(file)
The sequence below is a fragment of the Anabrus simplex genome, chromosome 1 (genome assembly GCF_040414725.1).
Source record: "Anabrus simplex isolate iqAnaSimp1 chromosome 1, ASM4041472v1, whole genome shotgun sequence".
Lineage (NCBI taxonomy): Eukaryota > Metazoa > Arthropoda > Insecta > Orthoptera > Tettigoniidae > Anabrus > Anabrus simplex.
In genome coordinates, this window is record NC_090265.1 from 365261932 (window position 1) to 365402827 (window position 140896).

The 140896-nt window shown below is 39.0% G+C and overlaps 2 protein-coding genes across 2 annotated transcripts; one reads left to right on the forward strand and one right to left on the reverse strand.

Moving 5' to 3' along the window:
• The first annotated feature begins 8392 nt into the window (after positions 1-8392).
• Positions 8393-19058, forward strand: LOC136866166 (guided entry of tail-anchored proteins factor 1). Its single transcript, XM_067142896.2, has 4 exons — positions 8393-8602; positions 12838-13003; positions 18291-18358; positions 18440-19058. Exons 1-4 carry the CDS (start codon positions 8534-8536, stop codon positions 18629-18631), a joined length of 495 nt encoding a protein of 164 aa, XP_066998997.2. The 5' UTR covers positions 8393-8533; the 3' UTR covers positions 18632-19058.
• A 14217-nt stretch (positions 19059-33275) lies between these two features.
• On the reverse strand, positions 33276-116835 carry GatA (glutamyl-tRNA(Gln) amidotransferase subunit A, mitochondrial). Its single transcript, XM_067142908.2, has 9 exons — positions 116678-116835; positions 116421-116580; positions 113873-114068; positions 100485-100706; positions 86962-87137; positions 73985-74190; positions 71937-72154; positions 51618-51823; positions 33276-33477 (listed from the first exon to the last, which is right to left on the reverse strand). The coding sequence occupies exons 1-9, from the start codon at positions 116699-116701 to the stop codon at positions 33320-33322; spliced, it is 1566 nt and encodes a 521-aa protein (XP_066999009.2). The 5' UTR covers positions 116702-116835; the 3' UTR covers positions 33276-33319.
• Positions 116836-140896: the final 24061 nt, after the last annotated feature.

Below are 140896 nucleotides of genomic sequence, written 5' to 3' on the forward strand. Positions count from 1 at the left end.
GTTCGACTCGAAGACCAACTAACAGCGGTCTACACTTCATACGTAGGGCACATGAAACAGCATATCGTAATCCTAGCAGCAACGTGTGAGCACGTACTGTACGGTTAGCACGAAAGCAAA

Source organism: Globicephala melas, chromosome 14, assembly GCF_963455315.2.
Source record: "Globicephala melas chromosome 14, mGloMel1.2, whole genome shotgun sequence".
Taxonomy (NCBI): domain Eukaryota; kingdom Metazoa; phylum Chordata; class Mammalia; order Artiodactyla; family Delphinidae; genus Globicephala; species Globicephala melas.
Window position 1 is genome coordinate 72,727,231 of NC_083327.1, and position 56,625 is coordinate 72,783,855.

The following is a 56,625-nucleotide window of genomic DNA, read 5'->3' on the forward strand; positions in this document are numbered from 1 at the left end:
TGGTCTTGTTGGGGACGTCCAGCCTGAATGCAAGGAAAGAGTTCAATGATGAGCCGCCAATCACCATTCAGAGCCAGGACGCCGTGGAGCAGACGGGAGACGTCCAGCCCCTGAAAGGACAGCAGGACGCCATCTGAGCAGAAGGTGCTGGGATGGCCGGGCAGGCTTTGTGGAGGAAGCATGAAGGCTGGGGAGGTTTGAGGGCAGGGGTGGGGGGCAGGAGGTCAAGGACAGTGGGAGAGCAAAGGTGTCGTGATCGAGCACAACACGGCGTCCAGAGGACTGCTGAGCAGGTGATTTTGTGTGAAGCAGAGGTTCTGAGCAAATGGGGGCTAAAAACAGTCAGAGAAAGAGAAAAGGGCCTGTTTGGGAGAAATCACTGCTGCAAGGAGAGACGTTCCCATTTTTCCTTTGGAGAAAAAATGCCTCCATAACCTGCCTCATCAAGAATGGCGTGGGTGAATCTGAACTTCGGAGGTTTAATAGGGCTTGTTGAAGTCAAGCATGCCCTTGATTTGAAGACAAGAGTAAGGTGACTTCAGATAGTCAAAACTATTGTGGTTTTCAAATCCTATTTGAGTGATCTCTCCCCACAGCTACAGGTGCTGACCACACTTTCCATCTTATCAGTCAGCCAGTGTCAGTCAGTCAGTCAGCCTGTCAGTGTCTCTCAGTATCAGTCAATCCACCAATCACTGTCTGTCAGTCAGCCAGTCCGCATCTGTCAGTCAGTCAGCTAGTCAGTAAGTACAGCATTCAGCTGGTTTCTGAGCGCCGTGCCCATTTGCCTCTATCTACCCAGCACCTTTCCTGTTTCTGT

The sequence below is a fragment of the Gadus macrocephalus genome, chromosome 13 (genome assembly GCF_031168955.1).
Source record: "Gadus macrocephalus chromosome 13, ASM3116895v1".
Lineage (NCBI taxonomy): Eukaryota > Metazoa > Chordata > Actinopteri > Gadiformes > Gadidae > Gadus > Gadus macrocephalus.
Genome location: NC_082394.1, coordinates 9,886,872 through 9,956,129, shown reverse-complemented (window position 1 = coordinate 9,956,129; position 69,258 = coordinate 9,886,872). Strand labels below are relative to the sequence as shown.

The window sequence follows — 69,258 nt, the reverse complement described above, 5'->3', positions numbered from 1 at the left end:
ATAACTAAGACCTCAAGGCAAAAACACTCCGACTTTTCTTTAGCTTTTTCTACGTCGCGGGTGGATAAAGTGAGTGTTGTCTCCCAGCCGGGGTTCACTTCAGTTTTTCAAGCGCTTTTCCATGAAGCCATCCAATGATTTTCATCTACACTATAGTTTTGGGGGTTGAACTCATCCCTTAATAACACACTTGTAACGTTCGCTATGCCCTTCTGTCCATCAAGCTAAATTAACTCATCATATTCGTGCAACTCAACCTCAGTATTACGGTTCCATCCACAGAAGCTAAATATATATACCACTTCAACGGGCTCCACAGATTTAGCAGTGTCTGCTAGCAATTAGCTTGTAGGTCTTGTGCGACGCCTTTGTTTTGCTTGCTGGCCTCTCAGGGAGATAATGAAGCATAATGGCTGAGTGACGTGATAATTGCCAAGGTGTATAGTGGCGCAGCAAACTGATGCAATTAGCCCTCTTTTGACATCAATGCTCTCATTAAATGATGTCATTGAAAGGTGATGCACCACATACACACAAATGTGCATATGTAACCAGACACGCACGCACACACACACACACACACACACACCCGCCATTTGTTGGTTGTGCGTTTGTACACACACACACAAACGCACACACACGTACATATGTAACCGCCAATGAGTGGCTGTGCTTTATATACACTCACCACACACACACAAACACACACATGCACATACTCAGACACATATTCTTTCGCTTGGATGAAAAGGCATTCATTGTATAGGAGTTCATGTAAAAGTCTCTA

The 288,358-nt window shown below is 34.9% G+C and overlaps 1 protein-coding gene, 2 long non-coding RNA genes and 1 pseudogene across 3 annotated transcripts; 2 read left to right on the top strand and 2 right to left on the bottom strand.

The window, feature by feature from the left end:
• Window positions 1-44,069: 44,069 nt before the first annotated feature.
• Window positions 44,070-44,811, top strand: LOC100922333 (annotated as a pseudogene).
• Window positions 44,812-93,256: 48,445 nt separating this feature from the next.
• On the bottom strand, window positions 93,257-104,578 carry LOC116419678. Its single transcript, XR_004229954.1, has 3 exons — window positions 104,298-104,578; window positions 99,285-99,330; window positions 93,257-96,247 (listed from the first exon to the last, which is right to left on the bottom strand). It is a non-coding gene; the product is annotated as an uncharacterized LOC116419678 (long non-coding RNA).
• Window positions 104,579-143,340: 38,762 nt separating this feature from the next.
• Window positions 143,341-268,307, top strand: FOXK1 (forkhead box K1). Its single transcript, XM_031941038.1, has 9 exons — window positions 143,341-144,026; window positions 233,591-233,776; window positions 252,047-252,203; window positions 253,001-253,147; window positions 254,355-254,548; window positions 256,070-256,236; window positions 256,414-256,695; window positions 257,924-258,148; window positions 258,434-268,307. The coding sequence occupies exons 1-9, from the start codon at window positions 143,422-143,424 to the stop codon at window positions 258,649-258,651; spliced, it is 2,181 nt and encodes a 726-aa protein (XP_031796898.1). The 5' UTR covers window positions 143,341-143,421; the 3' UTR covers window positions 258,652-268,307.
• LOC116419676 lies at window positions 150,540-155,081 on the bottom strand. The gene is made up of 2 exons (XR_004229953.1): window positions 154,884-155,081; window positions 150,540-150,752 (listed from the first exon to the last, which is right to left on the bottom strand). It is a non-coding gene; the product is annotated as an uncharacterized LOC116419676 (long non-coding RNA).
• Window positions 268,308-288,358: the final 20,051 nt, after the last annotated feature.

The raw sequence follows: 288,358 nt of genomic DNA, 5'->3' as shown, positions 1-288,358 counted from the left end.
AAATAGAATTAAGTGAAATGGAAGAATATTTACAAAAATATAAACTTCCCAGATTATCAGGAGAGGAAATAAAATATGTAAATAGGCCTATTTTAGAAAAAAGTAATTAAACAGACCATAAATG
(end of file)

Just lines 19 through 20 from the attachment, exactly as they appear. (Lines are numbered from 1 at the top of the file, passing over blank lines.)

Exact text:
TGGTCTTGTTGGGGACGTCCAGCCTGAATGCAAGGAAAGAGTTCAATGATGAGCCGCCAATCACCATTCAGAGCCAGGACGCCGTGGAGCAGACGGGAGACGTCCAGCCCCTGAAAGGACAGCAGGACGCCATCTGAGCAGAAGGTGCTGGGATGGCCGGGCAGGCTTTGTGGAGGAAGCATGAAGGCTGGGGAGGTTTGAGGGCAGGGGTGGGGGGCAGGAGGTCAAGGACAGTGGGAGAGCAAAGGTGTCGTGATCGAGCACAACACGGCGTCCAGAGGACTGCTGAGCAGGTGATTTTGTGTGAAGCAGAGGTTCTGAGCAAATGGGGGCTAAAAACAGTCAGAGAAAGAGAAAAGGGCCTGTTTGGGAGAAATCACTGCTGCAAGGAGAGACGTTCCCATTTTTCCTTTGGAGAAAAAATGCCTCCATAACCTGCCTCATCAAGAATGGCGTGGGTGAATCTGAACTTCGGAGGTTTAATAGGGCTTGTTGAAGTCAAGCATGCCCTTGATTTGAAGACAAGAGTAAGGTGACTTCAGATAGTCAAAACTATTGTGGTTTTCAAATCCTATTTGAGTGATCTCTCCCCACAGCTACAGGTGCTGACCACACTTTCCATCTTATCAGTCAGCCAGTGTCAGTCAGTCAGTCAGCCTGTCAGTGTCTCTCAGTATCAGTCAATCCACCAATCACTGTCTGTCAGTCAGCCAGTCCGCATCTGTCAGTCAGTCAGCTAGTCAGTAAGTACAGCATTCAGCTGGTTTCTGAGCGCCGTGCCCATTTGCCTCTATCTACCCAGCACCTTTCCTGTTTCTGT

The sequence below is a fragment of the Gadus macrocephalus genome, chromosome 13 (genome assembly GCF_031168955.1).